Agriculture Sector Deserves Greater Priority, Support

Updated: Jul 1 2004, 04:42am hrs
We are happy to see from recent statements that agriculture is once again being given the highest priority by the government. This sector is important as it determines the employment and incomes of nearly two-thirds of the population, and the production of adequate food in the country. We look forward to seeing a prominent place for agriculture in this budget.

One of the most critical factors in the growth of this sector is water. Various efforts are required for its availability. Among these, water harvesting is important. Investment in water harvesting has already shown promise, and has generated impact in areas of Rajasthan, Gujarat and elsewhere. This needs wider coverage.

It is also necessary to think big of activities which only the central government can lead. Impetus needs to be given to programmes, such as the inter-linking of rivers. There is abundance of water in some parts of the country, such as the north-east and east, whereas other areas such as in the south and the west are seriously water scarce. The programme needs to be taken up on the lines of the National Highways Programme building large-scale infrastructure, inter-linking water resources in different parts of the country. A special legal framework would also be required for this.

Major thrust also needs to be given to research and development so that farmers can be productive, efficient and competitive. Objectives such as doubling of food production and incomes could be used to galvanise efforts and investment in the country. Eventually, one may not actually double production in a short time, but the efforts and policy initiatives would go a long way in overcoming problems and bringing cutting-edge research, technology and systems to our farmers.

Another major problem is risks and fluctuations. This not only affects the farmers well-being and decisions, but also all the sub-systems that are connected with them, including input supply and support systems, and output processing and marketing activities. To alleviate this problem, farm insurance can play a major role and should get government support. A special company called the Agricultural Insurance Company of India (AIC) has been formed for this jointly by GIC, Nabard and the national insurance companies. The company has begun to offer crop insurance and income insurance schemes to the farmers. It should be encouraged to refine the products, extend their coverage, and develop a variety of products for farming and related activities, so that a choice is available to suit different crops, farmers and situations.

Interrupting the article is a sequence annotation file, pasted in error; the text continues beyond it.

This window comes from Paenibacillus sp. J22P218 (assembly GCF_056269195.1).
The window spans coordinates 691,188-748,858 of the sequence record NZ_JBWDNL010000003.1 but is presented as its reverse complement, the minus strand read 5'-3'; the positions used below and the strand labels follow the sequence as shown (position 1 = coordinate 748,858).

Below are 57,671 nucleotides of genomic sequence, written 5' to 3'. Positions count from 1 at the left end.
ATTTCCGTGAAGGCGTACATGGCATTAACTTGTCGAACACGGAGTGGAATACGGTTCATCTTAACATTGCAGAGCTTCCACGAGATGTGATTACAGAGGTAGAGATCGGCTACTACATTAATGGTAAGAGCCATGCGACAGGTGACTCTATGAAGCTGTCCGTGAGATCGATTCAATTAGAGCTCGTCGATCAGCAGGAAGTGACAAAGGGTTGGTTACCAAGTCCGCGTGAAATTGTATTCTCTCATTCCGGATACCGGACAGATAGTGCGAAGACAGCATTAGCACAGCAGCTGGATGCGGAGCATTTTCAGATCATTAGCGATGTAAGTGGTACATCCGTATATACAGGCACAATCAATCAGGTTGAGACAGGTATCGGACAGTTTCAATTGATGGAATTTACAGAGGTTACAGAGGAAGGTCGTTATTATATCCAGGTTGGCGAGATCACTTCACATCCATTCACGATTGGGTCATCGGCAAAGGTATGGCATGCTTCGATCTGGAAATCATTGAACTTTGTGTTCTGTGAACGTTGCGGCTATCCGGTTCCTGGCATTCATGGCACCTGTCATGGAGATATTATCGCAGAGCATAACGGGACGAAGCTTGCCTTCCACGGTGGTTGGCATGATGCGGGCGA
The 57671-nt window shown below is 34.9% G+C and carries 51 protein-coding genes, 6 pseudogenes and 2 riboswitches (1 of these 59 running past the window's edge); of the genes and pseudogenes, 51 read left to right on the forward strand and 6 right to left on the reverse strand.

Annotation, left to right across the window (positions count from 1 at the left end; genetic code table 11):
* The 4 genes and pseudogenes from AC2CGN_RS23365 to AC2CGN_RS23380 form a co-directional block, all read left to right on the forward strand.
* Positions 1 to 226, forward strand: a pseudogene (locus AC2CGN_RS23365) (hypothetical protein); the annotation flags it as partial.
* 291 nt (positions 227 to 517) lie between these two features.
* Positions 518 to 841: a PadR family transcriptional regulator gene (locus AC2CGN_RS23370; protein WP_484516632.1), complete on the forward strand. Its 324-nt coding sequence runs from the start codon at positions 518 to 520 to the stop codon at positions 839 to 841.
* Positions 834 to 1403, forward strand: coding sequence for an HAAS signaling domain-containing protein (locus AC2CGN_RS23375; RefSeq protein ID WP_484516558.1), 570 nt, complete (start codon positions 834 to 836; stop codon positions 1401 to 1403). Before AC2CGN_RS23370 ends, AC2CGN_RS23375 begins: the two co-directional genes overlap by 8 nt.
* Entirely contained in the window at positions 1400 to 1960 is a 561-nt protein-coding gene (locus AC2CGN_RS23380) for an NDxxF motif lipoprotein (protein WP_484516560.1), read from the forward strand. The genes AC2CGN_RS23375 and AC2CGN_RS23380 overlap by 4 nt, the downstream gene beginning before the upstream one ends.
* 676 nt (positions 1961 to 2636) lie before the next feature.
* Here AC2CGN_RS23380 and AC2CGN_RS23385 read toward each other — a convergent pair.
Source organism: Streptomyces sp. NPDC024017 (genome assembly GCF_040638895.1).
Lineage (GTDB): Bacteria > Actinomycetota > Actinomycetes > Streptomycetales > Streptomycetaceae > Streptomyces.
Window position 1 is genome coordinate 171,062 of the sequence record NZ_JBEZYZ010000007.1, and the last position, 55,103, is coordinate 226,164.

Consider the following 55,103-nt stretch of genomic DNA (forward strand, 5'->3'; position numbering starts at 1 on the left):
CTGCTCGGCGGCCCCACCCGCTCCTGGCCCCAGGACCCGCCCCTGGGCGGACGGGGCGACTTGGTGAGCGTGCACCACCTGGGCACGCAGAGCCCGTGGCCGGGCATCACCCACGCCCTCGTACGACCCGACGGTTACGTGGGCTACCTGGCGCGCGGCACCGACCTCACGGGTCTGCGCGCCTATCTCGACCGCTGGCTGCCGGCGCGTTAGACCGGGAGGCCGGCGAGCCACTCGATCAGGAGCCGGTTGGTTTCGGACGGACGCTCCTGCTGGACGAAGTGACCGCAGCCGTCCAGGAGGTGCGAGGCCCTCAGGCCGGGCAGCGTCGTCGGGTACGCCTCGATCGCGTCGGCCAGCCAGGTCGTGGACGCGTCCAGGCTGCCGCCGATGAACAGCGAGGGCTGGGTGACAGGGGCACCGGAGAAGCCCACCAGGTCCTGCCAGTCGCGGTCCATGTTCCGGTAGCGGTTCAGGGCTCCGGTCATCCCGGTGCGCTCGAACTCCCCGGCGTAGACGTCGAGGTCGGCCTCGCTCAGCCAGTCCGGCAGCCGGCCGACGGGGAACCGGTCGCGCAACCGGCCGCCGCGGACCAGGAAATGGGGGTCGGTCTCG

There is also need to improve the marketing infrastructure, services and opportunities available to farmers. If their dependence on the public grain marketing and support is to be reduced, it is important to foster the development of a competitive and efficient private marketing system for agricultural products. Co-operatives could also be a part of this.


Impetus should be given to programmes, like river inter-linking
Major thrust needs to be given to R&D
Improve the marketing infrastructure, services and opportunities available to farmers
Indias stand and negotiations on WTO should take care of farmers interests

Finally, Indias stand, approach and negotiations on WTO are of great importance for Indian farmers. The world marketplace for farm products can be highly unfair and has substantial imperfections. Lack of caution and vigilance on this count can result in substantial harm to our agriculture sector, such as loss of employment, and substantial unnecessary distress and loss of opportunity to our farmers.

At the same time, export opportunities would be denied to them. Many developed countries have been clever in using WTO to their advantage. With enough study and caution in determining our WTO negotiation strategies, harm to our agriculture sector can be prevented, and growth and income opportunities significantly increased.

Chairman, Centre for Management in Agriculture, IIM-Ahmedabad